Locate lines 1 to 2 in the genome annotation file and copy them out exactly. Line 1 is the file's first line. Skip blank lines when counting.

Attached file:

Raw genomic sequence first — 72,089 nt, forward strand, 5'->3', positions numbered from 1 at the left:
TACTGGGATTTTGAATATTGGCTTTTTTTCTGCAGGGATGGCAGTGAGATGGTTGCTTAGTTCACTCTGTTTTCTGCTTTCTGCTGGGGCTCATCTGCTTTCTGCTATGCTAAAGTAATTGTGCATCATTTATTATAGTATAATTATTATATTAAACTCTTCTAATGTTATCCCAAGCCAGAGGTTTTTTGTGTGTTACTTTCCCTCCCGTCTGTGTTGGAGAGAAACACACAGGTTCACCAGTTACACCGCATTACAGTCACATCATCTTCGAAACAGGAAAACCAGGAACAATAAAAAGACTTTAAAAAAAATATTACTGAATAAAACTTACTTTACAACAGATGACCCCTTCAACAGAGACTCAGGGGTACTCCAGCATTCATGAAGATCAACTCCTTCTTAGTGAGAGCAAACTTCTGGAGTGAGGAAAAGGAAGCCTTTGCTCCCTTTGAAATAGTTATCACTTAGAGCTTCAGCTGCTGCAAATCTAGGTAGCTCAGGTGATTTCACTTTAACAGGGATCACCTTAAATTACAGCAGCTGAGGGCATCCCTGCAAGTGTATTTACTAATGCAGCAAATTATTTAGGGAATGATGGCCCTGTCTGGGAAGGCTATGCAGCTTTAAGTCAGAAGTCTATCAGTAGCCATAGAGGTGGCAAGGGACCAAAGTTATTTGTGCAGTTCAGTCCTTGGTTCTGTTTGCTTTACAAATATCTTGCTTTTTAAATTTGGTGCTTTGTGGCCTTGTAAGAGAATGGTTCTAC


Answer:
Raw genomic sequence first — 72,089 nt, forward strand, 5'->3', positions numbered from 1 at the left:
TACTGGGATTTTGAATATTGGCTTTTTTTCTGCAGGGATGGCAGTGAGATGGTTGCTTAGTTCACTCTGTTTTCTGCTTTCTGCTGGGGCTCATCTGCTTTCTGCTATGCTAAAGTAATTGTGCATCATTTATTATAGTATAATTATTATATTAAACTCTTCTAATGTTATCCCAAGCCAGAGGTTTTTTGTGTGTTACTTTCCCTCCCGTCTGTGTTGGAGAGAAACACACAGGTTCACCAGTTACACCGCATTACAGTCACATCATCTTCGAAACAGGAAAACCAGGAACAATAAAAAGACTTTAAAAAAAATATTACTGAATAAAACTTACTTTACAACAGATGACCCCTTCAACAGAGACTCAGGGGTACTCCAGCATTCATGAAGATCAACTCCTTCTTAGTGAGAGCAAACTTCTGGAGTGAGGAAAAGGAAGCCTTTGCTCCCTTTGAAATAGTTATCACTTAGAGCTTCAGCTGCTGCAAATCTAGGTAGCTCAGGTGATTTCACTTTAACAGGGATCACCTTAAATTACAGCAGCTGAGGGCATCCCTGCAAGTGTATTTACTAATGCAGCAAATTATTTAGGGAATGATGGCCCTGTCTGGGAAGGCTATGCAGCTTTAAGTCAGAAGTCTATCAGTAGCCATAGAGGTGGCAAGGGACCAAAGTTATTTGTGCAGTTCAGTCCTTGGTTCTGTTTGCTTTACAAATATCTTGCTTTTTAAATTTGGTGCTTTGTGGCCTTGTAAGAGAATGGTTCTAC